60% molybdenum used in shaft driven motorcycles are subjected to absolutely incredible pressures and heat. Can this really be compared to a spring inside a tube being worked at a rate of roughly 1 to 2 compression/expansion per minute? Just trying to ascertain if indeed 60% molybdenum grease is required for an airgun.

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PostPosted: Fri May 20, 2016 4:55 am 
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Hi Joolz there is quite a bit of expertise on the forum here but untill they chime in here is my less expert kick at it. The goal with the moly is to get as much of it embedded in the micro pores of the metal. It is suspended in grease witch needs to be wiped away to prevent any dieseling. The usual way I believe is to try to burnish the moly into the metal. I like to use a home made hone made of a pvc tube wrapped with old 600 emery cloth for a snug fit and spin with a cordless drill. I the wipe as much off as possible before reassembly leaving only a small amount of the moly in the metal imperfections. Oil in the trigger group will change its feel so careful here as it could be a safety issue. And last.Charlie da Tuna sold a popular drop in trigger for many Chinese airguns for a while. He has a bit of a following. Hope this is of some help. Guy


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PostPosted: Fri May 20, 2016 6:14 am 
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Hey Joolz.
Good to hear you're going to take the plunge and tune your springer(s). I said (s) because once you have done one, you will do the rest of yours too. It really is that easy.

As to the grease, I used the cheap CTC grease the first time I lube-tuned a springer. It worked OK, the gun shot better, so I thought why bother with the expensive stuff? Then I acquired a large tub of the original Permatex 65% moly paste. The difference really is remarkable in the smoothness and firing cycle of the gun with the 65% paste.

pm me your address and I'll send you enough to do all your springers. My treat.

Read up on how to apply. Very little is needed. There's probably enough in the little tub to do 7 or 8 springers.

Rick.

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PostPosted: Fri May 20, 2016 10:36 am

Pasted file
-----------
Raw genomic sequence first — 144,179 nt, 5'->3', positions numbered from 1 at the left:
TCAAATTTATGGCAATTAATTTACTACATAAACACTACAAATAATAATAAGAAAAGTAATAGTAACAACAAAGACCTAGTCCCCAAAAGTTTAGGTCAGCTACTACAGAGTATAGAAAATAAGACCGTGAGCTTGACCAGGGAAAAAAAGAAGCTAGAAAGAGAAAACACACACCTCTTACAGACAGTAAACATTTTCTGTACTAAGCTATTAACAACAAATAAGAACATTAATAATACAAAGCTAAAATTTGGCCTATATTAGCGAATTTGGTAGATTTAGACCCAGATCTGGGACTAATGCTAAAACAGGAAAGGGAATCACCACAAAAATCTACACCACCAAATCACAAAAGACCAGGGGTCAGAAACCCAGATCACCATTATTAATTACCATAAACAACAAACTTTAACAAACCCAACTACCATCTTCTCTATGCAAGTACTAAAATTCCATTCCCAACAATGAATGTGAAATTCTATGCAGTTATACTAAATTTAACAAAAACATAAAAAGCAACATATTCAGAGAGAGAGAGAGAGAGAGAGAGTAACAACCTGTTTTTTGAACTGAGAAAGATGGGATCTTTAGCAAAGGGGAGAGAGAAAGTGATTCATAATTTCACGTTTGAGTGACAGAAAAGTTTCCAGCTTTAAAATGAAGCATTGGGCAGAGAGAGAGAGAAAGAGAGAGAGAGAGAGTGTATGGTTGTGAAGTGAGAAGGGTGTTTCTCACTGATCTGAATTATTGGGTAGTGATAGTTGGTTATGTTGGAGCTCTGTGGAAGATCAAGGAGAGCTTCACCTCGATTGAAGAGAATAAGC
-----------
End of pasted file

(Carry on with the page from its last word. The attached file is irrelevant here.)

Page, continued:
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Sorry-but I know little about this except i lubed my spring with Vaseline (which may be a sin) but seems to be working.


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PostPosted: Fri May 20, 2016 11:03 am 
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PostPosted: Fri May 20, 2016 11:42 am 
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Joolz wrote:
I'm skeptical of the self-proclaimed experts such as the guy that uses the pseudo "charlie da tuna" that says not use anything but a 65% poly content while offering no explanation as to why - instead saying to stay away from cheap stuff from places like Wally World [...]

I would tend to trust Bob Werner (RIP) more than any "self proclaimed" experts of the CAF!

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PostPosted: Fri May 20, 2016 12:49 pm 
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ricksplace wrote:
Hey Joolz. pm me your address and I'll send you enough to do all your springers. My treat.

Thanks for the offer, Rick - but I just got off the phone with the giant Honda motorcycle dealership just a couple of minutes from my house and they have the high percentage moly paste in stock - for just $16.00. Yay!

Don't take me wrong folks, I'm all for using the proper stuff. What I can't stand is subscribing to hype. Which in this case, as it has been pointed out by hillbilly, isn't a matter of hype but of the scientific explanation that was lacking. I am now convinced that the 3% molybdenum found on car greases isn't ideal for airgun applications. Not a case of someone using premium gas in his old, non turbo beater cause it's "his baby".

It makes sense to use a grease (or in this case paste since it's so thick due to the high content of moly) that will greatly diminish the amount of friction on something as violent as a decompressing spring. There's even some talk about less chance of dieseling since the 3% stuff may have more petroleum in its 97% general grease composition. What I'm still not clear on is with the tar that some prefer to use on the spring itself, like that article by da tuna. Can someone please explain this and what you use?

Also very glad I don't have to deal with amazon and having to wait weeks for the order to arrive. Feel very fortunate to be able to simply walk into enemy territory (not a Honda guy here) and purchase the stuff, not 5 min from my place. And for a price that's only a bit more than the generic stuff from CTC.

Thanks all for the help with this very crucial step in the lubing thing.

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PostPosted: Fri May 20, 2016 12:59 pm 
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Joolz wrote:

It makes sense to use a grease (or in this case paste since it's so thick due to the high content of moly) that will greatly diminish the amount of friction on something as violent as a decompressing spring. There's even some talk about less chance of dieseling since the 3% stuff may have more petroleum in its 97% general grease composition. What I'm still not clear on is with the tar that some prefer to use on the spring itself, like that article by da tuna. Can someone please explain this and what you use?



Yes- my question exactly - what is the TAR- is that just the normal Moly paste?